The keel question: Does a wood-canvas canoe need a keel?
August 14, 2016
by Mike Elliott, Kettle River Canoes
If there is an area of controversy in the world of wood-canvas canoes, the question of the keel would be it.
Historically, canoes (and kayaks for that matter) never had keels. Edwin Tappen Adney documented hundreds of indigenous water craft throughout North America in the early part of the 1900’s. His meticulous notes, drawings and scale models are presented in the book “Bark Canoes and Skin Boats of North America”. It was compiled and edited by Howard Chappelle after Adney’s death. The canoes and skin boats range from small hunting boats around 11’ (3.35 meters) in length to large cargo vessels over 36’ (11 meters) long. None of these vessels had a keel.
As people of European ancestry came in contact with canoes through the 1800’s and tried to build them, they tended to approach the task of boat building from a European perspective. For them, building a boat begins with a keel. The rest of the vessel is built around it. As canoes became a commodity for the general public, canoe builders also had to appeal to a market that didn’t trust a boat unless it had a keel. Many people unfamiliar with canoes feel unstable in them and have trouble travelling in a straight line. As a result, most canoes sold in the better part of the 20th century were equipped with a keel. However, it is interesting to note that true working canoes built at the same time (such as the Chestnut Prospector, Cruiser and Ogilvy) were usually keel-free.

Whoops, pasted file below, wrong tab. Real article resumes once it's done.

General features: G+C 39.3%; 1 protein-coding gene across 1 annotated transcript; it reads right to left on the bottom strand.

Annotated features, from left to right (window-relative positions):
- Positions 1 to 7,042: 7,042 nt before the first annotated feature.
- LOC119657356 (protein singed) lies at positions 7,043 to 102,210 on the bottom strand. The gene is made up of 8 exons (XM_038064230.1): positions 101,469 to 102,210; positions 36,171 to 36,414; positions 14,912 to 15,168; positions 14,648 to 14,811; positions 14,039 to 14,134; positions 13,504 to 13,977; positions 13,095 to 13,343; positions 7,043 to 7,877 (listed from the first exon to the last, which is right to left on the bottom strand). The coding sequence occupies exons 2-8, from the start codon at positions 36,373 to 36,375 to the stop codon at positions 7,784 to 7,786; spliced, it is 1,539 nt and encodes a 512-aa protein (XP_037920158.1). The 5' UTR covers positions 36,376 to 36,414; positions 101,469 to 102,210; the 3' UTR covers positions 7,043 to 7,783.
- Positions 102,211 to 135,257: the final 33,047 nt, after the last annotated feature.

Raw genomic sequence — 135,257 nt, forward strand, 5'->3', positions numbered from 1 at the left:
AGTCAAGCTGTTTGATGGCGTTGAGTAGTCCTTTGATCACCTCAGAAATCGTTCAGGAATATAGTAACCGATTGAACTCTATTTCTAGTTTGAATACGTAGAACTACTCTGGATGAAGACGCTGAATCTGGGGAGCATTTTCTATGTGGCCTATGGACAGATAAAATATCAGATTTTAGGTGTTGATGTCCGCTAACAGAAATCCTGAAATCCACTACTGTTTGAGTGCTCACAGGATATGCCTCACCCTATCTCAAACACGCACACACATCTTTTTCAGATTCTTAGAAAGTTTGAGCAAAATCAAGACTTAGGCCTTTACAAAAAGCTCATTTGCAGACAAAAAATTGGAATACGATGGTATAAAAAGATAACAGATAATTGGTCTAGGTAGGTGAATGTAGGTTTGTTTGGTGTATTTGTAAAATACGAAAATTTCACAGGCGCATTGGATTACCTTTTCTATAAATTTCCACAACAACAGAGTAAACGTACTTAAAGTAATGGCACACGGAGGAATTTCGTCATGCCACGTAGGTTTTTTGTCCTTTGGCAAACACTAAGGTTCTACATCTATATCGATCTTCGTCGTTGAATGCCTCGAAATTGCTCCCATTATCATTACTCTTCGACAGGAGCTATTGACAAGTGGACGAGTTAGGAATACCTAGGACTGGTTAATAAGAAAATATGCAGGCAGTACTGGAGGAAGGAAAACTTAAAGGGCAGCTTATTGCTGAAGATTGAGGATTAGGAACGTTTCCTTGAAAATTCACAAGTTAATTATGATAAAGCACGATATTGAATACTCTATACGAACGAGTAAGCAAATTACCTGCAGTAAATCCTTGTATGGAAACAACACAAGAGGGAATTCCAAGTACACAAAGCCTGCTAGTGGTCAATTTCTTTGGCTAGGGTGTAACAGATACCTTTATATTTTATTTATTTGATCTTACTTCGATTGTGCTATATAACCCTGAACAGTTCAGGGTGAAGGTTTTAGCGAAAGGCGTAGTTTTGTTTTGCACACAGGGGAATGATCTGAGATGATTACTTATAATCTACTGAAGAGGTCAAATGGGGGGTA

The Chestnut Ogilvy was designed to be stable. The wide, flat bottom allows a person to stand up in it all day long. A true working river boat, it never had a keel.
To look at it from a design perspective, the stability of a canoe is determined by the hull shape. Wider canoes – 36” (90 cm) or more – with flat bottoms tend to have greater “initial stability”(feel more stable when you first get in them) than narrow canoes – 34” (85 cm) or less – with arched bottoms. What is gained in stability with a wide, flat bottom is lost in hull speed and vice versa (what is gained in hull speed with a narrow, arched bottom is lost in stability). Attaching a strip of wood an inch (2.5 cm) high to the bottom of a canoe does little to affect stability one way or the other.
The Chestnut Prospector was designed to dance around rocks in rapid rivers. Although it has a more rounded bottom than the Ogilvy, the tumblehome and high sides in the centre of the canoe gives it very good “secondary stability” (gets more stable as you add weight to the canoe). When the Chestnut Prospector it is tipped over on one side, it becomes stable in that position. Also, the waterline width increases as more weight is loaded into the canoe. Greater width at the water-line equals more stability.